Gene Expression in Eukaryotes

Preparation for exam #4.
Eukaryotic DNA is packaged with _____ into structures that must be opened before transcription can occur
Transcription is triggered by...
Regulatory proteins that bind to the promoter and to sequences close to and far from the promoter.
Once transcription is complete, gene expression is controlled by:
1) Alternative splicing, which allows a single gene to code for several different products. 2) Molecules that regulate the life span of mRNAs. 3) Activation or inactivation of protein products.
True or false: The regulation of gene expression is more complex in eukaryotes than in prokaryotes?
Differential Gene Expression
Responsible for creating different cell types, arranging them into tissues, and coordinating their activity to form the multicellular society we call an individual.
Mechanisms of Gene Regulation—An Overview
Like prokaryotes, eukaryotes can control gene expression at the levels of transcription, translation, and post-translation.
Three additional levels of control are unique to eukaryotes:
1) Chromatin remodeling 2) RNA processing 3) Regulation of mRNA life span or stability
Chromatin Remodeling
In eukaryotes, DNA is wrapped around proteins to create a protein-DNA complex called chromatin.
RNA polymerase cannot access the DNA when it is supercoiled within the nucleus.The DNA near the promoter must be released from tight interactions with proteins before transcription can begin; this process is called chromatin remodeling.
RNA Processing and Control of mRNA Stability
Transcription results in a "Primary RNA transcript" that must undergo RNA processing to produce a mature mRNA. mRNA stability, or the life span of the mRNA, can also be used to control gene expression.
What Is Chromatin's Basic Structure?
Chromatin has a regular structure with several layers of organization. Chromatin contains nucleosomes—repeating, beadlike structures. Nucleosomes consist of negatively charged DNA wrapped twice around eight positively charged histone proteins. A histone protein called H1 functions to maintain the structure of each nucleosome. Between each pair of nucleosomes there is a "linker" stretch of DNA. H1 histones also may interact with each other and with histones in other nucleosomes to form a tightly packed structure called a 30-nanometer fiber. These 30-nanometer fibers in turn may form higher-order structures. Chromatin's elaborate structure not only allows the DNA to be packaged in the nucleus, it also plays a key role in regulating gene expression.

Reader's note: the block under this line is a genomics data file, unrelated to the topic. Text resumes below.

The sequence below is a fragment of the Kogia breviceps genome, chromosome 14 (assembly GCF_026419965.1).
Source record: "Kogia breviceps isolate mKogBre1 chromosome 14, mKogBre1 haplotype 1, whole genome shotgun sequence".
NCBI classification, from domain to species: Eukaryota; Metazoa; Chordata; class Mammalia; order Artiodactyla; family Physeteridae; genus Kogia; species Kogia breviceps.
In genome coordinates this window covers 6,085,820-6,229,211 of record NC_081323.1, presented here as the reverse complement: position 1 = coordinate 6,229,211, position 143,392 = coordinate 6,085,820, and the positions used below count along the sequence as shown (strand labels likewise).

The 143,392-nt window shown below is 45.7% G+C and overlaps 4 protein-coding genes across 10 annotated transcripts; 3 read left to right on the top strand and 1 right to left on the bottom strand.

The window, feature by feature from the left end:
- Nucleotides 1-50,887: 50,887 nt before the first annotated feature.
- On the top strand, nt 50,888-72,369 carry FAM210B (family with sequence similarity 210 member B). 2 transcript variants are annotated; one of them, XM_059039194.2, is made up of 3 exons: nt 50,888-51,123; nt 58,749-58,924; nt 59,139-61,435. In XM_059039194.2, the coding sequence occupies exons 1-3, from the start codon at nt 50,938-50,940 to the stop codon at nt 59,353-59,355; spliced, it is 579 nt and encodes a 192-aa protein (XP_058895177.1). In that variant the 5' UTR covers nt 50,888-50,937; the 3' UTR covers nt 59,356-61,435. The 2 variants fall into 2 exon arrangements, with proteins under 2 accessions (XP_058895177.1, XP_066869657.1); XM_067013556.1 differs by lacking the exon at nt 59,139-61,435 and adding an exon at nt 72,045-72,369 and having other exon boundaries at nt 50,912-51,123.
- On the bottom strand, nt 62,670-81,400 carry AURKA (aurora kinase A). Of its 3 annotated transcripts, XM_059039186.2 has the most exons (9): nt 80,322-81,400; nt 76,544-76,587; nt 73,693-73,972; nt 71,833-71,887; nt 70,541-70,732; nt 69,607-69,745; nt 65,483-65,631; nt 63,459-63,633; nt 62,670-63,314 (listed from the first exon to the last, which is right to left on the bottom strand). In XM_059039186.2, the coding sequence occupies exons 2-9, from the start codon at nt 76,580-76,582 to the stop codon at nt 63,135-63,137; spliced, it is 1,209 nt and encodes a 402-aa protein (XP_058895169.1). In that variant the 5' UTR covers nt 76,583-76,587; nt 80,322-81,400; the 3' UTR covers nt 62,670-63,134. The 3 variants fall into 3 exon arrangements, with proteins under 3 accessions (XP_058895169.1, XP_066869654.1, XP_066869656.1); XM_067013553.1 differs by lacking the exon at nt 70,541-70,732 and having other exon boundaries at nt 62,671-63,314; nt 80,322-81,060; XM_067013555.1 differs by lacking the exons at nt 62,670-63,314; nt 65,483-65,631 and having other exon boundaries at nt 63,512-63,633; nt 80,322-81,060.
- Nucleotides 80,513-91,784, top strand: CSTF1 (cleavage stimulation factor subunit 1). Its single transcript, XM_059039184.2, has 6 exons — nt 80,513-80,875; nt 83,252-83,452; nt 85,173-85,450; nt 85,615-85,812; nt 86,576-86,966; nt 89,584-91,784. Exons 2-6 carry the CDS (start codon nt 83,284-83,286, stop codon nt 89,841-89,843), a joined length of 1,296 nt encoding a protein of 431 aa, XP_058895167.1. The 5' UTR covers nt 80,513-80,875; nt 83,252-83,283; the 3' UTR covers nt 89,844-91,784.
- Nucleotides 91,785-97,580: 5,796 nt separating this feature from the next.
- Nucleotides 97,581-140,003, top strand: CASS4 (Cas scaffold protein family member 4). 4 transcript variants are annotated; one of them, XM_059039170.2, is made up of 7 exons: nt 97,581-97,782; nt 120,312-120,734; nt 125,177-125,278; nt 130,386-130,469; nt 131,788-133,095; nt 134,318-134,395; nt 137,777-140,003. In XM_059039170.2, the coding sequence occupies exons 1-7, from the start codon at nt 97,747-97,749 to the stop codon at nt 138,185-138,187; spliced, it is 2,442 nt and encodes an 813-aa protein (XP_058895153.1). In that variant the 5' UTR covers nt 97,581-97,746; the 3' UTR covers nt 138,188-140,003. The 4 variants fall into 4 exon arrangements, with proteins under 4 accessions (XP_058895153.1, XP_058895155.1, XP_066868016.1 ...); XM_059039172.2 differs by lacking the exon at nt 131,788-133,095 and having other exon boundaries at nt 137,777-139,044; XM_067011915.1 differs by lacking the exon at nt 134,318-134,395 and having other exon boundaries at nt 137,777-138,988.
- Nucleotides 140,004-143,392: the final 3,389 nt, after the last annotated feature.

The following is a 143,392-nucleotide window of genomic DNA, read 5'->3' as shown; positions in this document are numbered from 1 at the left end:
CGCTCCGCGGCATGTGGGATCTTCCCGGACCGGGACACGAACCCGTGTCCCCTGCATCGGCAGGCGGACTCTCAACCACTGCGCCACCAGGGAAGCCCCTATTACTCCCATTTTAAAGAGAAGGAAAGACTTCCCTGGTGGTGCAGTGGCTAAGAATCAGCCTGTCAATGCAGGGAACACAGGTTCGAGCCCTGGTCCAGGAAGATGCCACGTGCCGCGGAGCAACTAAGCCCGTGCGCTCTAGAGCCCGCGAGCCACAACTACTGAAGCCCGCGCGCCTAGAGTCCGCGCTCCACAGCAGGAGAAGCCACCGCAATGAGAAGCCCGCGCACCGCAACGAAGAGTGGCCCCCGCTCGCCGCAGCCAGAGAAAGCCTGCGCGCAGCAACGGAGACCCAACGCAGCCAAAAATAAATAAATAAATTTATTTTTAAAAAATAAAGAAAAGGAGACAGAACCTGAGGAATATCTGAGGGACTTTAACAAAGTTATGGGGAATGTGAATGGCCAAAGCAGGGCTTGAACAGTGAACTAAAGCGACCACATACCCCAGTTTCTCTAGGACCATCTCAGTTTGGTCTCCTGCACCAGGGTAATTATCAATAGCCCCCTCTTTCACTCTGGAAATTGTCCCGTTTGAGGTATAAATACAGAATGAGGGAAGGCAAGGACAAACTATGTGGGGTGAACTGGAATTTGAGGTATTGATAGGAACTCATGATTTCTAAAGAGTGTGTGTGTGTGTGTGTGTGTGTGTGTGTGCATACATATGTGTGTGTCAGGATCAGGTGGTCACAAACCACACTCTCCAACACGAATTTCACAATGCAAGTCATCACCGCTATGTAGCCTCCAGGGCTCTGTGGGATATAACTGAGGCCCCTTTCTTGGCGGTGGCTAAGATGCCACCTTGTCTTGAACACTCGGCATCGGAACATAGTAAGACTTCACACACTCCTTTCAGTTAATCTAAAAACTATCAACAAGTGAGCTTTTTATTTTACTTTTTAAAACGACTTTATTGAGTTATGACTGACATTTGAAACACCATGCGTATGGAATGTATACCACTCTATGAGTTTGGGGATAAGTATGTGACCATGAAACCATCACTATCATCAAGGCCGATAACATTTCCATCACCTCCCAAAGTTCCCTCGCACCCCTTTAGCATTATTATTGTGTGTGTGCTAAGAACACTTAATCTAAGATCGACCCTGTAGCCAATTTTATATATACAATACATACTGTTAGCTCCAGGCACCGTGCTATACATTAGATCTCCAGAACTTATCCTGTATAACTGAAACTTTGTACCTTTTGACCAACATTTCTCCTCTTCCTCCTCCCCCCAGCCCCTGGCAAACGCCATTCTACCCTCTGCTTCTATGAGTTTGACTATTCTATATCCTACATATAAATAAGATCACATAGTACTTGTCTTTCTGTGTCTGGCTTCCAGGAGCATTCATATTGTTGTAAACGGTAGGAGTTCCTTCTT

Chromatin Structure Is Altered in Active Genes
As in bacteria, eukaryotic DNA has sites called promoters where RNA polymerase binds to initiate transcription. Studies support the idea that chromatin must be relaxed or decondensed for RNA polymerase to bind to the promoter.
"Closed" or condensed DNA Is Protected from DNase
DNase is an enzyme that cuts DNA at random locations. The enzyme cannot cut DNA when it is tightly complexed with histones.
How Is Chromatin Altered?
Two major types of protein are involved in modifying chromatin structure: 1) ATP-dependent chromatin-remodeling complexes reshape chromatin. 2) Other enzymes catalyze the acetylation (addition of acetyl groups CH3COO- and methylation (addition of methyl groups CH3 -) of histones. - Acetylation of histones is usually associated with activation of genes. Methylation can be correlated with either activation or inactivation. One type of acetylation enzyme is called histone acetyl transferases (HATs). They add negatively charged acetyl groups to the positively charged lysine residues in histones. This acetylation reduces the positive charge on the histones, decondensing the chromatin and allowing gene expression. Enzymes called histone deacetylases (HDACs) then remove the acetyl groups from histones. This reverses the effects of acetylation and allows chromatin condensation.
Chromatin Modifications Can Be Inherited
The pattern of chemical modifications on histones varies from one cell type to another. The histone code hypothesis contends that precise patterns of chemical modifications of histones contain information that influences whether or not a particular gene is expressed. Daughter cells inherit patterns of histone modification, and thus patterns of gene expression, from the parent cells. This is an example of epigenetic inheritance, patterns of inheritance that are not due to differences in gene sequences.
Imagine you've isolated a yeast mutant that contains histones resistant to acetylation. What phenotype do you predict for this mutant? : a. The mutant will grow rapidly